Foraging Time and Vigilance in Rock Hyrax (Procavia capensis), a Social Forager
MetadataShow full item record
Numerous factors affect the foraging ecology of animals, of which group size and foraging habitat have been the most extensively researched. Our study, conducted in Tsavo West National Park, Kenya, examined how different factors alter the foraging behavior of rock hyraxes, Procavia capensis. The main factors investigated were group size, distance from nearest shelter, vegetation cover, and period of the day (morning, midday, afternoon). Our data were collected by observing a hyrax for at least two minutes and tape recording all of the actions performed within that time span, primarily foraging, vigilance, and watching (handling food while scanning for predators). The tapes were later replayed and timed, thereby providing the data needed to calculate the percent time allocated to each activity and the average length of each activity (bout). Of all the variables, we found that group size exhibited the most significant relationships, correlating positively with percent time foraging and negatively with percent time vigilant and watching. Distance from nearest shelter and vegetation cover also had significant relationships with foraging behavior and watching behavior, although not vigilance behavior. Other variables that were recorded (foraging patch, date of observation, size of hyrax, and time of day) were negligible in their correlations, although they did reveal some interesting trends discussed in the paper.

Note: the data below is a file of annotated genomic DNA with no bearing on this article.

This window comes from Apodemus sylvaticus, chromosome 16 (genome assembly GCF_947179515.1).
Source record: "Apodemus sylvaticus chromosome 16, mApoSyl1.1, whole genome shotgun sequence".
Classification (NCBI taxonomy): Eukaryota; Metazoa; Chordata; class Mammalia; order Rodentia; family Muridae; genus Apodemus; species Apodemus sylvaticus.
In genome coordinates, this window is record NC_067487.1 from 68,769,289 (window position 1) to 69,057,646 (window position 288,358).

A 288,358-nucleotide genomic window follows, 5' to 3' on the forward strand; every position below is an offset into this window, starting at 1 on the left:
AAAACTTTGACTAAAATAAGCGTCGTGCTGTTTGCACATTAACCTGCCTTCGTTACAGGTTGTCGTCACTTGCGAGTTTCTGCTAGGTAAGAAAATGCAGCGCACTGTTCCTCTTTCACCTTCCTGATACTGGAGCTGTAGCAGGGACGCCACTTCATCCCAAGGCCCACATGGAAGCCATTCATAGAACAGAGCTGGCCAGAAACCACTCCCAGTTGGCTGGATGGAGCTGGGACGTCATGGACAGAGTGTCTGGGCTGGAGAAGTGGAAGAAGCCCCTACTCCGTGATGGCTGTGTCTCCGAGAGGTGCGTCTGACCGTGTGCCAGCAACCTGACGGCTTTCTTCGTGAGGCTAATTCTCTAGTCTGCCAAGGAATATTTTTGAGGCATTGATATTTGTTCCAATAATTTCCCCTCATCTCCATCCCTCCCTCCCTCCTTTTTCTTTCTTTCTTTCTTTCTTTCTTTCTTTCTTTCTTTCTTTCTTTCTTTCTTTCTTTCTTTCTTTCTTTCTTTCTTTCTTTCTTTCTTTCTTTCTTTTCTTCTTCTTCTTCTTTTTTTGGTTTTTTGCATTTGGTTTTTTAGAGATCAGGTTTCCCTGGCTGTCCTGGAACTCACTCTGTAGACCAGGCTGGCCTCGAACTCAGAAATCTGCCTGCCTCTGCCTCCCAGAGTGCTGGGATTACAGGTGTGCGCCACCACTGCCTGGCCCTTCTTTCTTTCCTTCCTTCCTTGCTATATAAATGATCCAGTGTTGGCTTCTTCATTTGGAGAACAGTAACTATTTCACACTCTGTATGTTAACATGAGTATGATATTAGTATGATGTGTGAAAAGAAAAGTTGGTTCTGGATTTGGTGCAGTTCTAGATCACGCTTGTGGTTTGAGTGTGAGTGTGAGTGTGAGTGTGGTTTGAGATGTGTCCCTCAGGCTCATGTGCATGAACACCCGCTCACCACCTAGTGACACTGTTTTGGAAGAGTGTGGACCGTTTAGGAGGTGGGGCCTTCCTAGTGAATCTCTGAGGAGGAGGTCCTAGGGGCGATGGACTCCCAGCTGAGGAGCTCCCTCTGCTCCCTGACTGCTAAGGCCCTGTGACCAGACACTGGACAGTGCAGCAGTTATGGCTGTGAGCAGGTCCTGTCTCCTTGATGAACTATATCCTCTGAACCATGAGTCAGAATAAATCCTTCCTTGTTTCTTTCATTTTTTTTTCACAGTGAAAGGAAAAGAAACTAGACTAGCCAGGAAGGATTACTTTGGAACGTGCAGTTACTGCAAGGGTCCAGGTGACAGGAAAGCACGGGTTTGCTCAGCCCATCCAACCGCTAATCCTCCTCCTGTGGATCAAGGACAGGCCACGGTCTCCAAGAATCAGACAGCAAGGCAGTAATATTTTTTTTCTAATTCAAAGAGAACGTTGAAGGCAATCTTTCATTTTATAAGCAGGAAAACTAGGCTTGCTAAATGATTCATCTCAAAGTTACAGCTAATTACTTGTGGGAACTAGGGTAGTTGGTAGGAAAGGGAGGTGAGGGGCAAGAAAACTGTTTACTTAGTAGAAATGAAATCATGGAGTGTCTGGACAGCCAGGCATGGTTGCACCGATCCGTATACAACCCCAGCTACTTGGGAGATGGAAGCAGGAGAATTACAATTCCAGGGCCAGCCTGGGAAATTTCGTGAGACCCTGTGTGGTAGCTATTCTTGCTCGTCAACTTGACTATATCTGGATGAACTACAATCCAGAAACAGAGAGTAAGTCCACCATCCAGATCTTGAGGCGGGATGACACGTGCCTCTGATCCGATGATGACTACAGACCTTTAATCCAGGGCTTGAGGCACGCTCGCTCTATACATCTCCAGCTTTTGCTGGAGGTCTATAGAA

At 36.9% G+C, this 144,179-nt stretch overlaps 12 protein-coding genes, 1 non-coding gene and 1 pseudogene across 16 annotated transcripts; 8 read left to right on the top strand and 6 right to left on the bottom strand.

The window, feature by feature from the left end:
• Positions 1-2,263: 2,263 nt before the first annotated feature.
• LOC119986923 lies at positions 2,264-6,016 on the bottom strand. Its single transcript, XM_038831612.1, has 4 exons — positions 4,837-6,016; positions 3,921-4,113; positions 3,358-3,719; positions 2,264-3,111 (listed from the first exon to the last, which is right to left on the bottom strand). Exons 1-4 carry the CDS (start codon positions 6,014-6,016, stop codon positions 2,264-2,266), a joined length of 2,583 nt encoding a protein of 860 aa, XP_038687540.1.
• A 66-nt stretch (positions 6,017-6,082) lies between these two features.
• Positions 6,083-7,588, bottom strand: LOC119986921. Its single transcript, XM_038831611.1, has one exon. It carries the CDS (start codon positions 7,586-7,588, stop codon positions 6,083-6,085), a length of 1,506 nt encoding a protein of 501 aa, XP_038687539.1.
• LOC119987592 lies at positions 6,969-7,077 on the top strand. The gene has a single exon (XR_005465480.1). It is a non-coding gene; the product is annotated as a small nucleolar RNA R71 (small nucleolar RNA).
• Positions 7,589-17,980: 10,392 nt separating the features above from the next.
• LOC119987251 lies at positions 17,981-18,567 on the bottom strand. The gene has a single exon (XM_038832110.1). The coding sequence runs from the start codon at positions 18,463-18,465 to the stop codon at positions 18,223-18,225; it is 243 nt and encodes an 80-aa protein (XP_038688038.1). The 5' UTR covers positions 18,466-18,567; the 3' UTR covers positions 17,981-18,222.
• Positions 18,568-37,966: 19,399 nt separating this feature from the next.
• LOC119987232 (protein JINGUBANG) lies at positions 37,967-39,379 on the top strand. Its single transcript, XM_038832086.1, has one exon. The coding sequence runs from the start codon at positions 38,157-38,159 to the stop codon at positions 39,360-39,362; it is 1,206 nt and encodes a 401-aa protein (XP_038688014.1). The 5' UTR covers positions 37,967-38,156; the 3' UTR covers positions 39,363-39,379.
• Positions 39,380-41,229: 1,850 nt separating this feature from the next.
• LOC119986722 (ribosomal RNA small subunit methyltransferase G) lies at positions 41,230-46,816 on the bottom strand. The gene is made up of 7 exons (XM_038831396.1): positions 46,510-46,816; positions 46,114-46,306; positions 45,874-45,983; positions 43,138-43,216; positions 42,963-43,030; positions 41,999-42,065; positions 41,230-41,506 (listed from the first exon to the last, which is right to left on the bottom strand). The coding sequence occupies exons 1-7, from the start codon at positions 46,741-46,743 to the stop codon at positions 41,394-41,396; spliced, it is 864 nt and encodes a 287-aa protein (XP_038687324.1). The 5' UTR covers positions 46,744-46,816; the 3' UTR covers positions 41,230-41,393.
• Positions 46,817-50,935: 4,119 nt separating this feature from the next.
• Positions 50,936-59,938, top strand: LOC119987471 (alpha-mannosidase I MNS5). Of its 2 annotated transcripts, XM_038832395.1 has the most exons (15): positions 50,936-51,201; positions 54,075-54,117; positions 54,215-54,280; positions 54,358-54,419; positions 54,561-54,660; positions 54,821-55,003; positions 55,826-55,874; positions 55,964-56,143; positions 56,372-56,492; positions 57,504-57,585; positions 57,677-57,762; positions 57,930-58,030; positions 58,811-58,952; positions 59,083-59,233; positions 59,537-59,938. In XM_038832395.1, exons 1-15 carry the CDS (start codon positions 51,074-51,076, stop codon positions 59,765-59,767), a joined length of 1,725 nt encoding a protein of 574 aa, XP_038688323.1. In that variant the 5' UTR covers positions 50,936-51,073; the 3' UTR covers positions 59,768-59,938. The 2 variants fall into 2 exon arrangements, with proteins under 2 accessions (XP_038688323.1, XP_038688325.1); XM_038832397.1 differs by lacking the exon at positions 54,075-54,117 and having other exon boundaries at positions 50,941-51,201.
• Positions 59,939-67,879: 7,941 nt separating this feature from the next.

Showing items related by title, author, creator and subject.
A Complex Foraging Polymorphism in a Multi-niched Habitat as Demonstrated by Differences in Foraging Efficiencies in Lepomis Macrochirus (The Bluegill Sunfish) Judy, Kathleen (Kalamazoo College, 1987)The Bluegill Sunfish, Leoomts macrochlrus, is capable of exploiting. two distinct niches within one lake, the openwater, or limnetic, and the vegetation, or llttoral. The demands of these two environments in terms of ...
Moon, Miranda J. (Kalamazoo College, 1998)Polybia occidentalis has proven to be an excellent wasp species to work with in developing a deeper understanding of sociality. A good example of emergent behavior in wasps is nest construction, and today much is known ...
Bat Foraging in Tamarisk and Willow: A Survey of Species Richness along the Lower Owens River in California Beverwyk, Jessica (Kalamazoo College, 2004)Invasion by tamarisk (Tamarix spp.) has contributed to a host of problems along riparian systems in the American southwest. This non-native invasive plant originally from Eurasia has been implicated with increased ...